Review: SCARLET VOL. 1
[Editor’s Note: This review may contain spoilers]
Writer: Brian Michael Bendis
Artist: Alex Maleev
Colors: Joshua Reed
Design: Curtis King Jr.
Reviewed by: Brad Filicky
After a tragedy turns millennial Scarlet Rue from insecure woman to revolutionary warrior she must deal with the consequences of lighting the match that starts a revolution. After two previous volumes Brian Michael Bendis brings his creation back to DC to continue a tale that only gets more timely by the day. It’s been a while since we’ve been part of Scarlet’s journey. She never intended to be the focal point a revolution. She’s torn between her quest for justice, which includes the responsibility to her followers and her want to slip back into the shadows.
It’s nearly impossible to see Scarlet in a non-political way. Bendis’ anger in these pages is almost tangible. And these days there are plenty of angry people in America for valid reasons. Police brutality, corporate and political corruption, income inequality… This is our reality and we all need a primal scream from time to time, and make no mistake, Bendis is screaming on this one. I’d say this is one of the most effective and primal displays of anger I’ve read in the Trump era.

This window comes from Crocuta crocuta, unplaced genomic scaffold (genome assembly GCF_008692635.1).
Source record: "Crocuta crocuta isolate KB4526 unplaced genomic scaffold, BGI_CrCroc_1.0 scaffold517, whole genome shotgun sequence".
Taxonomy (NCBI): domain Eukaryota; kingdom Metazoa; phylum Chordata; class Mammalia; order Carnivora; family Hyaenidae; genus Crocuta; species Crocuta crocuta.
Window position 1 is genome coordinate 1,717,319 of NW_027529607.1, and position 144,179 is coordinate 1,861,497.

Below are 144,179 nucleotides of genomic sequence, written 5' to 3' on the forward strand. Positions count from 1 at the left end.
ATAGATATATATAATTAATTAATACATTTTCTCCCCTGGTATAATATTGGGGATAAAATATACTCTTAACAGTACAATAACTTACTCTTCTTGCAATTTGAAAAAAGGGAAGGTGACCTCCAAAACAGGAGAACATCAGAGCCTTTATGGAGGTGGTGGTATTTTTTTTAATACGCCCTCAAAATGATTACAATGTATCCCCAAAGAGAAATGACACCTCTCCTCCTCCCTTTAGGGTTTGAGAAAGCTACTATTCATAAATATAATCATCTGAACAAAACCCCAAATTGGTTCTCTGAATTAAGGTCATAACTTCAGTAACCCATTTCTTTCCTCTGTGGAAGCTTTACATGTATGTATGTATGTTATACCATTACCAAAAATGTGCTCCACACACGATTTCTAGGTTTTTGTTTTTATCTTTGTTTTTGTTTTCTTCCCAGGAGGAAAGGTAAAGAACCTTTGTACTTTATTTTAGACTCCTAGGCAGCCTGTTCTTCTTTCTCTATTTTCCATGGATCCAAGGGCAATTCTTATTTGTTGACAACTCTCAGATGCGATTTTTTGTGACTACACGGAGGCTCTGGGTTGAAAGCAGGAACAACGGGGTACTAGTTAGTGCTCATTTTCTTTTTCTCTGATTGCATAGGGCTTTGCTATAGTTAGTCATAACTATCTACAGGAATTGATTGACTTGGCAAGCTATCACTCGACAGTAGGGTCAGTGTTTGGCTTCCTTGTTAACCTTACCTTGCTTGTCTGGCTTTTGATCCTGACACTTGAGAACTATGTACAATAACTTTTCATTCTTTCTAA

Although we may not relate to the experiences that Scarlet goes through or causes, she is complex and human enough for us to see some of ourself in her. We have all wanted revenge and have all wanted to lash out out at the system, but are willing to deal with he consequences? Scarlet wasn’t and the fragility she displays when she sees how hard it can be is what anchors the story.
Alex Maleev’s art is gritty, giving an almost documentary feel. It would not be the same story with out his style and panache.
The dialog.. I can’t talk about Bendis without mentioning how he uses dialog. The man has a gift. It’s comparable to someone like Aaron Sorkin.
The main problem for Scarlet has been it’s sporadic publication over the years. I’d recommend rereading the first two volumes to get you caught up before you dive in on this volume.
The ending does lose some of the intimacy the series had, but none of it’s intensity so the payoff feels earned but just a little hollow.
And back to that dialog again… I know it drives some of you crazy.. this book won’t be any different.
Bendis and Maleev’s rage against the machine packs more of a punch, even with and ending that feels slightly empty. It’s a modern parable that is fine putting it’s hands around the throat of modern problems while fantasizing how to solve them. Scarlett is the anti hero we want and the one we want to be in these troubled times.
It’s a killer combo of art and writing. A timely tale with teeth.